1.1 Review of Mass, Momentum, and Kinetic Energy in Newtonian Physics

In Newtonian physics, a typical physical object, such as a billiard ball, has associated with it a positive, real number called its mass, for which the symbol \(m\) is commonly used. When we are focusing on describing mathematically the motion of this object under the action of contact forces, such as when one tries to predict where a billiard ball will go after a collision, the mass in question is also called the inertial mass. In the special case in which one considers how the billiard ball moves in response to gravity, say as it falls toward the earth, the measure of how the billiard ball “responds” to the gravitational field is called the gravitational mass of the object. Using experiments in which he filled wooden boxes with different materials and suspended them from strings to construct pendulums, Newton discovered that inertial mass and gravitational mass are directly proportional. Physicists have since customarily treated inertial and gravitational mass as numerically equal.

The inertial mass in Newtonian physics (and even the gravitational mass) is routinely interpreted as an intrinsic property of an object. The inertial mass of an object is a measure of the body’s inertia, i.e., its tendency to resist changes to its state of motion in response to the action of any kind of force. Since at least the late nineteenth century and Mach’s criticisms of Newton’s physics, physicists have deprecated thinking of mass as the “quantity of matter.”

The physical intuition behind the Newtonian concept of inertial mass is basic if we can avail ourselves of the notion of a Newtonian force. Given two bodies \(B_1\) and \(B_2\) in suitably idealized conditions, if it takes twice the force for \(B_2\) to attain the same final velocity as \(B_1\), \(B_2\) has twice the mass of \(B_1\), i.e., \(B_2\) has twice the inertia of \(B_1\). In Newtonian physics, the inertial mass of an object, and even its gravitational mass, can only change by either physically removing a part of the object or attaching a part to the object to make a bigger whole.

Two important quantities for describing the motion of objects in Newtonian physics are momentum and kinetic energy. Unlike mass, each of these quantities is what we might call a relational, or extrinsic, quantity. Although all physical objects have some value (or amount) of momentum and kinetic energy, the value of each of these quantities depends on the inertial reference frame relative to which one is measuring these quantities.

Newton called momentum the “quantity of motion,” which is an apt label, because, very roughly, it is a measure of the extent to which an object is moving relative to an inertial reference frame. Our colloquial use of the word “momentum” is related to this intuition and to its formal definition as the product of the mass of an object times its velocity relative to some inertial reference frame. If object \(B_2\) has twice the mass as \(B_1\) but moves with the same velocity relative to a reference frame, \(B_2\) has twice the momentum.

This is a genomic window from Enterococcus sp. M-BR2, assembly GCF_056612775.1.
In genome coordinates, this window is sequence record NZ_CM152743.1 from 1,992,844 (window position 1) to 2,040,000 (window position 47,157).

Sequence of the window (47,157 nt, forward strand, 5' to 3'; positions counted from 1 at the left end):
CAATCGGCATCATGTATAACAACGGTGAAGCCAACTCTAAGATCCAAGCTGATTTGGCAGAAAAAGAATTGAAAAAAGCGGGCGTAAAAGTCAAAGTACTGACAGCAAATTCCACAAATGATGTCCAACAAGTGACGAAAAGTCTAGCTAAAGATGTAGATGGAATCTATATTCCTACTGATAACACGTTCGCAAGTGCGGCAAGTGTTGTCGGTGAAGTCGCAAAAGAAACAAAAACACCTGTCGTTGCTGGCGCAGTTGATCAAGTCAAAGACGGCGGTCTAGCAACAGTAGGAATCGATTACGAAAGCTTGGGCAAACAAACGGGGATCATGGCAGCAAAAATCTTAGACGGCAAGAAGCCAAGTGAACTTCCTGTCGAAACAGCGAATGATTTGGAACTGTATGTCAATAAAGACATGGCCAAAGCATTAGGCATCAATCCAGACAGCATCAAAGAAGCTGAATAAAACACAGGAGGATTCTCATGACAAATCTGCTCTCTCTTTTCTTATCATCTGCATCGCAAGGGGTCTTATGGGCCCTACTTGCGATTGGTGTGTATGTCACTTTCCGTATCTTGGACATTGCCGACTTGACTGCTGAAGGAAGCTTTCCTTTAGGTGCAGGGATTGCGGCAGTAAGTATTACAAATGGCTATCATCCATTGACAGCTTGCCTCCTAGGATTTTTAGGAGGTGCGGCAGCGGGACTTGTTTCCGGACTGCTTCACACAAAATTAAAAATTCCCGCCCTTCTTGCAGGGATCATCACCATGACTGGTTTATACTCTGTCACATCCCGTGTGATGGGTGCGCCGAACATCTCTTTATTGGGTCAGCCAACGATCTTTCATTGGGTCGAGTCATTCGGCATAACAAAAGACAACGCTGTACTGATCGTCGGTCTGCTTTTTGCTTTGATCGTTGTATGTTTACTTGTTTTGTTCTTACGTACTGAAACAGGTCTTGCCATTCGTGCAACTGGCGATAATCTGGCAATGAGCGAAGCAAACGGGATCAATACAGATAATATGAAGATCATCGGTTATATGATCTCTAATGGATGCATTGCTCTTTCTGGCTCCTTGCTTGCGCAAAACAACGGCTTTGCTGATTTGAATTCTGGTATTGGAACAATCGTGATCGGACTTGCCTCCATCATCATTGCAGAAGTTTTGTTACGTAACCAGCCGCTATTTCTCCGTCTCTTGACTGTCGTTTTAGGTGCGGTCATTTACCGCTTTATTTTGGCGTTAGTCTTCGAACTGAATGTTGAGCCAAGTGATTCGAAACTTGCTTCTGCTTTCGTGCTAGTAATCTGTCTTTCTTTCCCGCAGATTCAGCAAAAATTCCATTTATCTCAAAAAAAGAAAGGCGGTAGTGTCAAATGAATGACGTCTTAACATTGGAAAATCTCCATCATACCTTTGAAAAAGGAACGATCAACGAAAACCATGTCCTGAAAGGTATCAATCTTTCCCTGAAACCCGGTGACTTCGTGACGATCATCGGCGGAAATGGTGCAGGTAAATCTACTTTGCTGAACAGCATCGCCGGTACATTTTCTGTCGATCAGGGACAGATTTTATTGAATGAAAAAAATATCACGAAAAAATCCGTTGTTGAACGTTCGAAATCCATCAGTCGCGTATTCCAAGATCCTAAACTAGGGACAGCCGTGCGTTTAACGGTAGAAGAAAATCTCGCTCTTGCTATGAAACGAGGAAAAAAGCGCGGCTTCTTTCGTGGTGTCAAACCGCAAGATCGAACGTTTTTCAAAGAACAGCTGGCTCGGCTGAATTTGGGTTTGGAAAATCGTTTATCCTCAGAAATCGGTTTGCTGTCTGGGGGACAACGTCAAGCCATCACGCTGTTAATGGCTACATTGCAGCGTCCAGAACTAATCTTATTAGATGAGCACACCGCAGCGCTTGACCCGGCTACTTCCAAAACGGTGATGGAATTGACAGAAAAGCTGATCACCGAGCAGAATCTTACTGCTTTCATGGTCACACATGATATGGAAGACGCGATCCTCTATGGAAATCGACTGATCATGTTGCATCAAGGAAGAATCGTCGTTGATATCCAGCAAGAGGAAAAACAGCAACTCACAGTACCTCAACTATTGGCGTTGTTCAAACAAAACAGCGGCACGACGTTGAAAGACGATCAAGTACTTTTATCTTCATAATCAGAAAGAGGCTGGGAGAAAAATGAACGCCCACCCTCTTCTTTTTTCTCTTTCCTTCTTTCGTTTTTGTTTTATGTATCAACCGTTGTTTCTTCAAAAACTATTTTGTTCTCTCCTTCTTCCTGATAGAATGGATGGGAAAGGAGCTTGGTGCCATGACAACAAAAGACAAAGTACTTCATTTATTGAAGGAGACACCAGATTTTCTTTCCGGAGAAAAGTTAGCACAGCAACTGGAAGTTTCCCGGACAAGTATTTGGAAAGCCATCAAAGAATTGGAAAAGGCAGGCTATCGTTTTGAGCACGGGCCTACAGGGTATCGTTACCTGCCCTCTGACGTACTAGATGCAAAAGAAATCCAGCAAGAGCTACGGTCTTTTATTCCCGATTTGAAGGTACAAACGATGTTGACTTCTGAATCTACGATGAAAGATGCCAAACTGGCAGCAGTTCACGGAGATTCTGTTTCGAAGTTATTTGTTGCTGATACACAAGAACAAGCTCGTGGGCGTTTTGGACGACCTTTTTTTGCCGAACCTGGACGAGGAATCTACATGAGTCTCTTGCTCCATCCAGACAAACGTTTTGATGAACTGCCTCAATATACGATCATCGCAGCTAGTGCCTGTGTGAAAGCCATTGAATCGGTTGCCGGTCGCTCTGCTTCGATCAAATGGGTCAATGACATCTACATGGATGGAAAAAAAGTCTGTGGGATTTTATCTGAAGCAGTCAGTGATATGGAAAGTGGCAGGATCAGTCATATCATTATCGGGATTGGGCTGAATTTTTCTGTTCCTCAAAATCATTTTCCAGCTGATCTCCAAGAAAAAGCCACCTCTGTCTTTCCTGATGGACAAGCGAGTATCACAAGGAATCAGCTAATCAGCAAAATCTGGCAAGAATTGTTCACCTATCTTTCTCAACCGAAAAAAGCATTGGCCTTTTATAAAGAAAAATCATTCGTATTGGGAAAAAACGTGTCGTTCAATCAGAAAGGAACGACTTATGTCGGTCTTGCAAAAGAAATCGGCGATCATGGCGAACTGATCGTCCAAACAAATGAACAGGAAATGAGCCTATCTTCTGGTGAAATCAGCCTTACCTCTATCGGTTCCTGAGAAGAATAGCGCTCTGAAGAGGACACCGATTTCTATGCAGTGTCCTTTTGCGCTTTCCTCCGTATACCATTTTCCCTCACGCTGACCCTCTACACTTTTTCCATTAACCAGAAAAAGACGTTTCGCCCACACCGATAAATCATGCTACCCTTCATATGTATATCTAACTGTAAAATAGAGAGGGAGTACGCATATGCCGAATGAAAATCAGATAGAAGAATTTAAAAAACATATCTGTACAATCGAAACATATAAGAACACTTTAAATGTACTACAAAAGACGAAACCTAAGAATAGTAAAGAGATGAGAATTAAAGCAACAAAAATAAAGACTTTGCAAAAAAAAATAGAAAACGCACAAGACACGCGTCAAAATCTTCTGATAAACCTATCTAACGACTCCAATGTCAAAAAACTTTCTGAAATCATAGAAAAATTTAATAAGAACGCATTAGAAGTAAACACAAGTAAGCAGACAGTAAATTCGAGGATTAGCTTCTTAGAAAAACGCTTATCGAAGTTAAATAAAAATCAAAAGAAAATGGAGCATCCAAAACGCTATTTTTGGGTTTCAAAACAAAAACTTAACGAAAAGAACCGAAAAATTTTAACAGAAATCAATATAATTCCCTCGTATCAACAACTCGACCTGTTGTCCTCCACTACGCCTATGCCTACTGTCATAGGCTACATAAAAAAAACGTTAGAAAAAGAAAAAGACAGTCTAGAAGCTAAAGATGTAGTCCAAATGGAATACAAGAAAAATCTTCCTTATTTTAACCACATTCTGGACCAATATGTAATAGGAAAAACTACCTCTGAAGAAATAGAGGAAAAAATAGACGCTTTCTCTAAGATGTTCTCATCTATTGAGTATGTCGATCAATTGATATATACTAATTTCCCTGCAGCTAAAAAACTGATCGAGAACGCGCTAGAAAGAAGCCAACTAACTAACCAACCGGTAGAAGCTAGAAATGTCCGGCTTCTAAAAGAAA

Velocity, however, is a directed quantity, because it codifies not just the speed \(v\) with which the object moves, but also its direction. Velocity is formally represented by a vector \(\mathbf{v}\), the magnitude of which is the speed of the object \(v\), which we sometimes also call the “velocity” of the object while allowing the context to indicate that this is elliptical for “the magnitude of the velocity.” Momentum is therefore also a directed quantity, represented formally by a vector \(\mathbf{p}\). To paraphrase Taylor and Wheeler (1992, p. 191), the direction of momentum matters: A glancing blow is never as damaging as one that is head on. By analogy with velocity, the magnitude of the momentum is represented by the letter \(p\).

Finally, in Newtonian mechanics, an object in motion relative to a reference frame also has kinetic energy, or energy of motion. Kinetic energy, like all forms of energy, can be transformed into another kind of energy. So, for example, one could measure the kinetic energy of a moving billiard ball by having it collide with a ball of soft putty or a spring that brings the ball to rest and measuring the energy absorbed by the putty or spring. There is no single standard symbol for kinetic energy, though most elementary physics textbooks use \(KE\), more advanced books tend to use \(T\).

Unlike the momentum, kinetic energy is not a directed quantity. It is, like momentum, a function of the speed \(v\) of the object relative to an inertial frame. The faster an object moves relative to some inertial frame, the more momentum and kinetic energy it has. However, for an object that is not accelerating, i.e., an object that covers equal spaces in equal times, one can always find an inertial reference frame in which both the momentum and the kinetic energy of the object is zero.